EQI Home | Emotional Intelligence
Steve's personal comments about this part of the site:
I have not been updating this page much. I have become disillusioned with the academic work in the field of emotional intelligence. More
June 2012 - Added a few more book titles.
|Specifically Emotional Intelligence
Notes from Emotional intelligence by Salovey, P. & Mayer, J.D. (1990). In Imagination, Cognition, and Personality, 9, 185-211.
Notes from . Emotional development and emotional intelligence: Educational implications. Salovey, P., & Sluyter, D. J. (1997)New York: Basic Books.
Notes from Models of emotional intelligence by Mayer, J. D., Salovey, P., & Caruso, D. R. (2000). In R. J. Sternberg (Ed.). Handbook of Human Intelligence (2nd ed), pp 396-420. New York: Cambridge.
Notes from: Emotional Intelligence as Zeitgeist, as Personality, and as a Mental Ability, by Mayer, Salovey and Caruso, Chapter in in R. Bar-On & J.D.A. Parker (Eds). The Handbook of Emotional Intelligence
Notes from Selecting a Measure of Emotional Intelligence: The Case for Ability Scales, by J.D. Mayer, D. Caruso, P. Salovey. "Second Submission" Version: January 11, 2000 Chapter in: R. Bar-On, & J. D. A. Parker (Eds.). The Handbook of Emotional Intelligence.
Abstract from Wayne Payne's 1985 dissertation which seems to be the first interesting academic uses of the term "emotional intelligence."
Educational Policy on Emotional Intelligence: Does It Make Sense? By J.D. Mayer and Casey D. Cobb, in Educational Psychology Review, 12, No. 2, 2000 pp 163-183
November 2003 -- Article by Catherine Daus and Neal Ashkanasy criticizing the Goleman and Bar-On Model of EI,
Aritcles from 2004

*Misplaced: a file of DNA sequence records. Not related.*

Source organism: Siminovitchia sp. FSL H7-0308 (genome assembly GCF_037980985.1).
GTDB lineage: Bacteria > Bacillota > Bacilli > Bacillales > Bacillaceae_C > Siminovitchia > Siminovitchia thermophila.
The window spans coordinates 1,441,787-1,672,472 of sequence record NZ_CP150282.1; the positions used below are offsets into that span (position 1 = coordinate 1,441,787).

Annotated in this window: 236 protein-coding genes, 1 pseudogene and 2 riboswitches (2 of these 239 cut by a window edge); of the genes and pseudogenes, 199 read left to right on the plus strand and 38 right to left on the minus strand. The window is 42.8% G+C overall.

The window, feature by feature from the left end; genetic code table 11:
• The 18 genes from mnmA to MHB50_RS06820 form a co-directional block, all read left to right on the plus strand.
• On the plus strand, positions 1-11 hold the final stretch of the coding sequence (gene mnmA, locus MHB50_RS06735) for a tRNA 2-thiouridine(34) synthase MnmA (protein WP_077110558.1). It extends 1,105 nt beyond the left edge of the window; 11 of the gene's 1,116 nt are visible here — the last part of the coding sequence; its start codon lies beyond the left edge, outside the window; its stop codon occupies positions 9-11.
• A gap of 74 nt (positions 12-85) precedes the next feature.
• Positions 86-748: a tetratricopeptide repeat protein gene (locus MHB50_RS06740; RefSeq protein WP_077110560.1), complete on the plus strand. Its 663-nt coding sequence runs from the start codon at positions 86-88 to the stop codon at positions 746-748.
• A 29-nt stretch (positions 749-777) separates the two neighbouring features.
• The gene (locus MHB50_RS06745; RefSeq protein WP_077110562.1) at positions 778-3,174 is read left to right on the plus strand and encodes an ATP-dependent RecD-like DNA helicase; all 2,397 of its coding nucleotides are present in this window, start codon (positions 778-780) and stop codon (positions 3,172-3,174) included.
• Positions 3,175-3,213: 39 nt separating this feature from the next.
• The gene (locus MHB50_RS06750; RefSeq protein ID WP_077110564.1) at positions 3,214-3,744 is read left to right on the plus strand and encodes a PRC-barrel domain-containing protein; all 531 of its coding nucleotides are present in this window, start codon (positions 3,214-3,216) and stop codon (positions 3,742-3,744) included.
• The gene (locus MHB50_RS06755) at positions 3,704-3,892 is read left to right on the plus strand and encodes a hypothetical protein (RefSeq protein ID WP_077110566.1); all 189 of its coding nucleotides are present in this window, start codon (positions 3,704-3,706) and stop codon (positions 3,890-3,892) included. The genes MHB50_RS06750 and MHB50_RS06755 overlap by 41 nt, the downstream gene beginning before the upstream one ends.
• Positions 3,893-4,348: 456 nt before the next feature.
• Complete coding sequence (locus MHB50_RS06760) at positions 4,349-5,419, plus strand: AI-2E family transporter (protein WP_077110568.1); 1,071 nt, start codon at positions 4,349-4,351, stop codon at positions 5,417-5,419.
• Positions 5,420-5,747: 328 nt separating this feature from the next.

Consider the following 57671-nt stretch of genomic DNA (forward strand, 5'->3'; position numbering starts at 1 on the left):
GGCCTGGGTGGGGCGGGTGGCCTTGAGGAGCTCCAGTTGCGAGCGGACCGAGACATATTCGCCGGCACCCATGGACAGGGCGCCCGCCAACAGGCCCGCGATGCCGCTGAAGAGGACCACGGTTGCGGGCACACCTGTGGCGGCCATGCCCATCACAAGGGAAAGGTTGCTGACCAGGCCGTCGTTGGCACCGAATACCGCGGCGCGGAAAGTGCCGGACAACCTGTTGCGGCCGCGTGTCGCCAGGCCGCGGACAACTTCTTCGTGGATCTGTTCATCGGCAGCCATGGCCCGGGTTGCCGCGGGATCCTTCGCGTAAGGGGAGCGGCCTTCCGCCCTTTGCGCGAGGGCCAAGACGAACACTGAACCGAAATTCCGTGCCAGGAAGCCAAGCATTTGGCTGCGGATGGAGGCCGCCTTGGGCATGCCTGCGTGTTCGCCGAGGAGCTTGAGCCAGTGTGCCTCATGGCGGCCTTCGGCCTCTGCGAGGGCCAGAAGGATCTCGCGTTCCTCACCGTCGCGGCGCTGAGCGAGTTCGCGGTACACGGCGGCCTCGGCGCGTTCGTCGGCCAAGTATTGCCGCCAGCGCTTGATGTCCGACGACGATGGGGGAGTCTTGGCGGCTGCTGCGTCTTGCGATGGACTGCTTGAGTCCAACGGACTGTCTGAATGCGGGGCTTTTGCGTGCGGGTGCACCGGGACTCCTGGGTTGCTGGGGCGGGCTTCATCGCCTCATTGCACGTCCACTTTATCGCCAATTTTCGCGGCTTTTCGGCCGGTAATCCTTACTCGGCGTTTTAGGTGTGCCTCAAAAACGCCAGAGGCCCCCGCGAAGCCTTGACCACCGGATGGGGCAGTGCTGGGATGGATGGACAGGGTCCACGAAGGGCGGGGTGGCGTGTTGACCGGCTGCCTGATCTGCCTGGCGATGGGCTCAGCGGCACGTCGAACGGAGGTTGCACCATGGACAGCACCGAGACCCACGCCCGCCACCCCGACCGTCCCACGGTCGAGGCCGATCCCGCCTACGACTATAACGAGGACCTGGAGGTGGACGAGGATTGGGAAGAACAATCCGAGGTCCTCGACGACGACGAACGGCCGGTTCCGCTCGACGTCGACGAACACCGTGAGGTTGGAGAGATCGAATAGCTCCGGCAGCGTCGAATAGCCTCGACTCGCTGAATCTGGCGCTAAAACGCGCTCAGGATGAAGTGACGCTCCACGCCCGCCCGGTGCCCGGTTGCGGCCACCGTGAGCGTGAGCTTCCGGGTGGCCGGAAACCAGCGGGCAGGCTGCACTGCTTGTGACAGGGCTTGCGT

EMONET - Academic researchers, students etc. in field of emotions and organizations.
Albert Mehrabian (link broken)
Emotional Labor, by C. Brotheridge, R. Lee
Emotion Work and Feeling Rules, by Arlie Hochschild
A few more books
|Critique of Emotional Intelligence: What Are the Problems And How Can They Be Fixed?
|Kevin R. Murphy
|Applying Emotional Intelligence: A Practitioner's Guide
|Joseph Ciarocchi, John D. Mayer
|Emotional Intelligence in Everyday Life, Second Edition
|Joseph Ciarocchi, John D. Mayer
I think many of the university professors who are doing the research have missed the point. I think they can't see why emotional intelligence is really important to humanity. I also believe they don't fully understand how a abusive environment can affect someone's emotional responses later in life. I used to read all their articles and try to translate them to more simple English so others around the world could get some practical value from them, but now I find this is too hard to do. It takes too much time. They write in what I call Phidish, the language of PhD's. They don't write for the average person. Some professors are also making money as consultants and some of these same professors have shown me little interest or no in helping prevent teen suicide, a topic which is very close to my heart after the many years I have volunteered my services. Many professors are also simply too insulated from direct work and contact with children. Most also stay one place and don't have the cross-cultural and wide range of experience I have gained myself through traveling and many kinds of work with people of all levels in society. I have lost a lot of faith in the academic world. I suggest that f you want to help people, or learn something useful for your own life, read my note to psych. students.
One update I do have is this page on a recent article about the MSCEIT test and my comments about it